Admiral says smaller-scale terror plots a big concern for U.S. military

Published 20 April 2010

The future commander of U.S. Northern Command says that the U.S. military is increasingly concerned with small, hard-to-detect terror plots; the nation’s most serious challenge, he added, is protecting the country from extremists using weapons of mass destruction

Small, hard-to-detect terror plots are an increasing concern for the military command responsible for protecting the U.S. homeland, according to the top Navy officer tapped to take over U.S. Northern Command.

Vice Adm. James Winnefeld Jr. did not refer directly to the Christmas attempt to take down a Detroit-bound airliner, but he told senators in a congressional document that the evolving move by extremists to wage smaller-scale attacks is a key worry. “This threat is determined and patient, will attempt to use our freedoms against us, will search for any path to produce violent events and harbors no qualms about killing innocent men, women and children to achieve its objectives,” Winnefeld said in a Senate questionnaire obtained by the APs.

Winnefeld has been nominated to take over the U.S. Northern Command as well as the North American Aerospace Command, or NORAD, which defends against air, space, and maritime threats. Both are headquartered at Peterson Air Force Base in Colorado Springs, Colorado.

AP reports that Winnefeld, a naval aviator who has been serving as the commander of U.S. 6th Fleet in Europe, also singled out escalating drug trafficking and violence on the U.S. southern border as a priority.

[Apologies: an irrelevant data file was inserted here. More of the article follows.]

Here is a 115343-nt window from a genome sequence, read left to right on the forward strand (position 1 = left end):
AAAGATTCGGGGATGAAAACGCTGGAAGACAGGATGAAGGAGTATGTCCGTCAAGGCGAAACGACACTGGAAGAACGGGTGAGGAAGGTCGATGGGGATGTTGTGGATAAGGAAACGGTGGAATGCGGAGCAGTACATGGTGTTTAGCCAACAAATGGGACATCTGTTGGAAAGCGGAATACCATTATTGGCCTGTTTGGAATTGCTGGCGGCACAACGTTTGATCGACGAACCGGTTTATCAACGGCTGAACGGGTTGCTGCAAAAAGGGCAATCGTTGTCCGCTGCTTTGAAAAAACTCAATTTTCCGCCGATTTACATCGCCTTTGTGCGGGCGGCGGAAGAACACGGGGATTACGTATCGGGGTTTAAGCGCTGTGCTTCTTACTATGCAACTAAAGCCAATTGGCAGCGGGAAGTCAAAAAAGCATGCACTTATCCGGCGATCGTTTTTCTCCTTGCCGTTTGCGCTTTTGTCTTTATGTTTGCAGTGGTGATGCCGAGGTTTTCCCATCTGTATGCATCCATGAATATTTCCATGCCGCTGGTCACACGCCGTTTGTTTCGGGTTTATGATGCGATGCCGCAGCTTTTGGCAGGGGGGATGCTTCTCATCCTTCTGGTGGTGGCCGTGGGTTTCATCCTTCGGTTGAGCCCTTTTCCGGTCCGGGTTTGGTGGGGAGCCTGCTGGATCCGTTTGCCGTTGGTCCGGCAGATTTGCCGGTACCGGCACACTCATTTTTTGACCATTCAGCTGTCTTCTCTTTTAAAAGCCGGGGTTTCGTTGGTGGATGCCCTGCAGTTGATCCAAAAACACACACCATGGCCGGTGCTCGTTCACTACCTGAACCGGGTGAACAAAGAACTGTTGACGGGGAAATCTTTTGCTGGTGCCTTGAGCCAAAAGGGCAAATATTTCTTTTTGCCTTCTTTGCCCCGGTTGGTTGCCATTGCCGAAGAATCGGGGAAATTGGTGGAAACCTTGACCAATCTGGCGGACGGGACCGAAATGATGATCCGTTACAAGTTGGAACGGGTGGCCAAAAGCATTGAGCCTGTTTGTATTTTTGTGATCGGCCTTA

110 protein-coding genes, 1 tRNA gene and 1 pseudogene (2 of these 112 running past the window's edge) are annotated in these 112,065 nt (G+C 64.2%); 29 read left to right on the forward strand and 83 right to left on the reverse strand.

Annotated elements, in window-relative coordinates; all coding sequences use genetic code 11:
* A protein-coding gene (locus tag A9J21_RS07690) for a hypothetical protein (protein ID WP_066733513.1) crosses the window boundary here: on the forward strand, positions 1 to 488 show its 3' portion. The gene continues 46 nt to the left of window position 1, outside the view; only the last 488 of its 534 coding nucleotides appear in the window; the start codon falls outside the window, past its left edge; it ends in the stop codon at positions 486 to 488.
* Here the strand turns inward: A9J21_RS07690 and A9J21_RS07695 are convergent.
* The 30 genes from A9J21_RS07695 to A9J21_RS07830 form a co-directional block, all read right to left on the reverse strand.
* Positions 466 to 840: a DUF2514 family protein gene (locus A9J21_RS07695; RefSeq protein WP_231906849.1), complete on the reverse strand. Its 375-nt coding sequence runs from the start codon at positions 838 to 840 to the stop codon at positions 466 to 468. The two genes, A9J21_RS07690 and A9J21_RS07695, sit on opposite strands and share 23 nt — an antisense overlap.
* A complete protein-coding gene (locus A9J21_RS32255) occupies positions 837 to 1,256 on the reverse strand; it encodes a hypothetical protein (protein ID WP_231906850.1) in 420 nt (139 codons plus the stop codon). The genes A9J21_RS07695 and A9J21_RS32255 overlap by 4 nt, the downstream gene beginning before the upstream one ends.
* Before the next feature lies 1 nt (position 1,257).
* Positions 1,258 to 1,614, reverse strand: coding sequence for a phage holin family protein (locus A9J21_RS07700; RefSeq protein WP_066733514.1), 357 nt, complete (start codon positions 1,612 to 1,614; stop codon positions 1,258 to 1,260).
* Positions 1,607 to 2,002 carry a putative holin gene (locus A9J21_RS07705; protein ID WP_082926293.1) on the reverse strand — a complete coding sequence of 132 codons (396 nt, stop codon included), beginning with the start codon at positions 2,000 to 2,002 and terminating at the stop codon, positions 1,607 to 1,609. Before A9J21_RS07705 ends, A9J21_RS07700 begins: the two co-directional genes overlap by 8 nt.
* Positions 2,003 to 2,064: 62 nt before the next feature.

The nation’s most serious challenge, he added, is protecting the country from extremists using weapons of mass destruction.

Winnefeld was responding to questions from the Senate in advance of a hearing Thursday on his nomination. If confirmed, he would become the fourth officer — and second Navy admiral — to lead U.S. Northern Command.

The command was set up in the aftermath of the 9/11 attacks to coordinate America’s homeland defense and support for state and local agencies in the event of attacks or natural disasters. Northern Command has played a key role in assisting states, including during Hurricane Katrina and the California wildfires, and has played a lead role in the development of new teams designed to respond to chemical and biological incidents.

Pointing to the increase in drug-related violence along the Mexican border last year, Winnefeld said the U.S. government should continue to help Mexico improve its security forces. Northern Command, he said, must help stop the flow of drugs coming into the U.S. and weapons and money

flowing from the U.S. into Mexico.